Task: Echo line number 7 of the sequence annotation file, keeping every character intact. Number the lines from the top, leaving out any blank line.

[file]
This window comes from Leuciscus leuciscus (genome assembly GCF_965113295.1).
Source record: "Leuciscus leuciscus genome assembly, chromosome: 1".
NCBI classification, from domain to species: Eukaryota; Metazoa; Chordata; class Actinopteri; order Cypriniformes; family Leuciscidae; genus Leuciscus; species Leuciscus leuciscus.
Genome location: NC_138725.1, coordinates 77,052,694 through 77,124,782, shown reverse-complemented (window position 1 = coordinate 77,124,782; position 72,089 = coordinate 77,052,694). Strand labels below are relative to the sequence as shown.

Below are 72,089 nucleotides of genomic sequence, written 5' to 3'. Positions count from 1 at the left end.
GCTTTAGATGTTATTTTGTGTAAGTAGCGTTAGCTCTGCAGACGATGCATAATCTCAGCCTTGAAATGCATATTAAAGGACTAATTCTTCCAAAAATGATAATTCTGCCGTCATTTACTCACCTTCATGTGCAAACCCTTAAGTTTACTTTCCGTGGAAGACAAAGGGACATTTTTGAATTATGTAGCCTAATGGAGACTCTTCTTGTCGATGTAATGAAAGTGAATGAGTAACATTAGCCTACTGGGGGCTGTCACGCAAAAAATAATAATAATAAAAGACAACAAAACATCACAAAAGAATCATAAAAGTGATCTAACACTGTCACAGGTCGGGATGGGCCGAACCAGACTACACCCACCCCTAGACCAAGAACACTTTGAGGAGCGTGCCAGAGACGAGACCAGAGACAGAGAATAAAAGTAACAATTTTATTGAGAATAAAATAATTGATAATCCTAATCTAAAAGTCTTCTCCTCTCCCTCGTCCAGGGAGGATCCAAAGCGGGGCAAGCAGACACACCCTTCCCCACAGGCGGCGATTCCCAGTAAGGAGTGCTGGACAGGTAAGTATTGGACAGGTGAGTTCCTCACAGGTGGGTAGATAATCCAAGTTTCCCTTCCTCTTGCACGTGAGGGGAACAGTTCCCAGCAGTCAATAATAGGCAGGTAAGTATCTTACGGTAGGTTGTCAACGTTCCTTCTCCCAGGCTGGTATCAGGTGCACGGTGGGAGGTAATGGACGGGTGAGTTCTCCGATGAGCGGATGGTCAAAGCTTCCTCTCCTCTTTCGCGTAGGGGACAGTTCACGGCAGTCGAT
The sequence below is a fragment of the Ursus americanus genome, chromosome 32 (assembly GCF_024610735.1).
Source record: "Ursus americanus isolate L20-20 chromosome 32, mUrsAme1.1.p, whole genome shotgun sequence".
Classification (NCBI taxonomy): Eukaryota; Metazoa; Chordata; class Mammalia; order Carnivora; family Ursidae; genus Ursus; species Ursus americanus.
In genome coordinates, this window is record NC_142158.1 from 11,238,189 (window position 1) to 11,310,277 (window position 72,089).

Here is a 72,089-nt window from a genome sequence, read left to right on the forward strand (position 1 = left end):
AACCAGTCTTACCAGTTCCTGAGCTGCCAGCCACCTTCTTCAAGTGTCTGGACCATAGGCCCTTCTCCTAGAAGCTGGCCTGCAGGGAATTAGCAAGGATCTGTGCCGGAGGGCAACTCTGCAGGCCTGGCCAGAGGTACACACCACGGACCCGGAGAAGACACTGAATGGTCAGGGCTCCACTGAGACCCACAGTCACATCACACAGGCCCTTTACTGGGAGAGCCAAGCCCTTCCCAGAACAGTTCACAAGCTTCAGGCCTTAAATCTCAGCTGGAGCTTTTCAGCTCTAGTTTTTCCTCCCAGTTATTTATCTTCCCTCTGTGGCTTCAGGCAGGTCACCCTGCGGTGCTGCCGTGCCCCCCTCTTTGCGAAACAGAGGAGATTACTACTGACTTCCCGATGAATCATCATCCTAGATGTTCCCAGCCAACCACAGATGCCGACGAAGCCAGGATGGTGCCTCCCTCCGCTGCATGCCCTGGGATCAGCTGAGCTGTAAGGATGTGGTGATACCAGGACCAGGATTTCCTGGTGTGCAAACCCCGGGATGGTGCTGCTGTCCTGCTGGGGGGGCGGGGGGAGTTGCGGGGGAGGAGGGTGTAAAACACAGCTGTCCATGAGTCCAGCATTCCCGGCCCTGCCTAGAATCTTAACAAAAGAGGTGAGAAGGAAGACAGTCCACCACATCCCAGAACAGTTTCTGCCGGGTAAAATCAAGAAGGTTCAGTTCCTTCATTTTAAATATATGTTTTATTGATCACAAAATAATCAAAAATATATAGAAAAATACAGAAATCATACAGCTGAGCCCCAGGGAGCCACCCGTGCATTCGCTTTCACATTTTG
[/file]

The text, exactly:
The sequence below is a fragment of the Ursus americanus genome, chromosome 32 (assembly GCF_024610735.1).